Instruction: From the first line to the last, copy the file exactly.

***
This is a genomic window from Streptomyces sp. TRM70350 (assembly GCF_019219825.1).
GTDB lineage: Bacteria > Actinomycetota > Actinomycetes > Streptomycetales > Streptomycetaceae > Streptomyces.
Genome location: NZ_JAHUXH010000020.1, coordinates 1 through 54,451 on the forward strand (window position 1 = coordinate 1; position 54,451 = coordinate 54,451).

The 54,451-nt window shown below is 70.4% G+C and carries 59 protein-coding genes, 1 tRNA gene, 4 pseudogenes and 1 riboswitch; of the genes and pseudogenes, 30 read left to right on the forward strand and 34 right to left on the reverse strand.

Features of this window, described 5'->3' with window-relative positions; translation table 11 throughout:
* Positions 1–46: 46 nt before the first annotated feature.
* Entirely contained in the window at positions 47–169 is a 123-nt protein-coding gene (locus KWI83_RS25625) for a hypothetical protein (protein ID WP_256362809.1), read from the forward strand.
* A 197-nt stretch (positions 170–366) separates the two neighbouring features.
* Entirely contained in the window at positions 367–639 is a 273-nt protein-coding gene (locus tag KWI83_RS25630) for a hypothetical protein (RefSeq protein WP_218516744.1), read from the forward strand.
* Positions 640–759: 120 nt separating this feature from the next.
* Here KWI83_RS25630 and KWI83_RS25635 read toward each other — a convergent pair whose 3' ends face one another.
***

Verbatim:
This is a genomic window from Streptomyces sp. TRM70350 (assembly GCF_019219825.1).
GTDB lineage: Bacteria > Actinomycetota > Actinomycetes > Streptomycetales > Streptomycetaceae > Streptomyces.
Genome location: NZ_JAHUXH010000020.1, coordinates 1 through 54,451 on the forward strand (window position 1 = coordinate 1; position 54,451 = coordinate 54,451).

The 54,451-nt window shown below is 70.4% G+C and carries 59 protein-coding genes, 1 tRNA gene, 4 pseudogenes and 1 riboswitch; of the genes and pseudogenes, 30 read left to right on the forward strand and 34 right to left on the reverse strand.

Features of this window, described 5'->3' with window-relative positions; translation table 11 throughout:
* Positions 1–46: 46 nt before the first annotated feature.
* Entirely contained in the window at positions 47–169 is a 123-nt protein-coding gene (locus KWI83_RS25625) for a hypothetical protein (protein ID WP_256362809.1), read from the forward strand.
* A 197-nt stretch (positions 170–366) separates the two neighbouring features.
* Entirely contained in the window at positions 367–639 is a 273-nt protein-coding gene (locus tag KWI83_RS25630) for a hypothetical protein (RefSeq protein WP_218516744.1), read from the forward strand.
* Positions 640–759: 120 nt separating this feature from the next.
* Here KWI83_RS25630 and KWI83_RS25635 read toward each other — a convergent pair whose 3' ends face one another.